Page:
I author cookbooks for Ten Speed Press/Random House, write magazine and newspaper articles, blog and ink online content. I specialize in food crafting, recipe development, recipe testing, chef and artisan profiles, food reviews, and food trend pieces. I teach classes on pickles, fermentation, curing meat, canning, smoking, fruit confections, and countless other kitchen projects. I’m a slut for business communications and marketing materials and other works for hire. I’m loads of fun on long road trips, and I make outstanding homemade peanut butter cups by the dozen.
It could be that long beans – the long and skinny green beans found in Asian markets – are not available near you, and that’s totally fine: straight-up skinny green beans make a fine substitute. However, if you can find long beans, they’re a lot of fun in this pickle, with their lighter texture and fresh snap. These preserved beans are in more of a marinade than a brine; thus, instead of a canning jar, I suggest you make them in a shallow, flat food storage container where the beans can lay in a single layer. Snack on these like potato chips, or chop them and either toss with beef or shrimp in a stir-fry or stir into congee.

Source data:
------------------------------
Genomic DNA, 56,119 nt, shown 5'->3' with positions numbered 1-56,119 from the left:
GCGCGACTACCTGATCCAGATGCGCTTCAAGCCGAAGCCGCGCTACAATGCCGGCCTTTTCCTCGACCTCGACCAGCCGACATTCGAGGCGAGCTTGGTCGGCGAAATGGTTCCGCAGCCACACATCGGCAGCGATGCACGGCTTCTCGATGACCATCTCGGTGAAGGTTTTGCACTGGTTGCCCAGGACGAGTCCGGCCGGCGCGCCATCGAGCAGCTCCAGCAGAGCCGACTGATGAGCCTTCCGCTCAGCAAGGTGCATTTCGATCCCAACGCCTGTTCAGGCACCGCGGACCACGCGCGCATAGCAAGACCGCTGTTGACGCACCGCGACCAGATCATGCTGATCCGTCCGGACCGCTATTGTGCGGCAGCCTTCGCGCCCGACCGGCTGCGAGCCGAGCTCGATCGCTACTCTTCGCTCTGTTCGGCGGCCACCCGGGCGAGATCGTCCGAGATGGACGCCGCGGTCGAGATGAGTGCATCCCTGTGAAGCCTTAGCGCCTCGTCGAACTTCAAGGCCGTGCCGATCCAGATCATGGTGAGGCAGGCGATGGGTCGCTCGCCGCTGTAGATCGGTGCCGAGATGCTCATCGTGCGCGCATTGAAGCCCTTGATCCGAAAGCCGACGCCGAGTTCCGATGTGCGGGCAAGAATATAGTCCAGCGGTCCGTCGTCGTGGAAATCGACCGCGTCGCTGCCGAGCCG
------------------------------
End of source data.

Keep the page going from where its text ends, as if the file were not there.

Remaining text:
Time: 1 day
- 10 ounces long beans, or 12 ounces green beans
- 3 tablespoons kosher salt
- 1 (2/3-inch) piece ginger
- 2 small cloves garlic
- 2 tablespoons dark brown sugar
- 4 tablespoons soy sauce
Trim the beans, discarding the ends, and chop into 4-inch lengths. If you’re using green beans instead of long beans, be sure to cut off both ends of the beans (don’t just snap the stem) to allow the flavors to penetrate.
Lay the beans in a single layer in a flat, shallow dish. Cover them with the salt and let them sit for 2 hours, rolling them occasionally. Rinse the beans, discarding any extra salt or residual liquid, and pat them dry with a clean kitchen towel.
Mince the ginger and finely mince the garlic (or press it in a garlic press) and combine them with the sugar and soy sauce in the bottom of a clean, shallow container with a tight-fitting lid. Add the beans and toss them well to coat. Cover and refrigerate for 24 hours.
Your beans are now ready to eat, though you should stir them before eating. Kept covered, they will keep at least 3 weeks.
Makes 1 cup.
This recipe is from Asian Pickles China.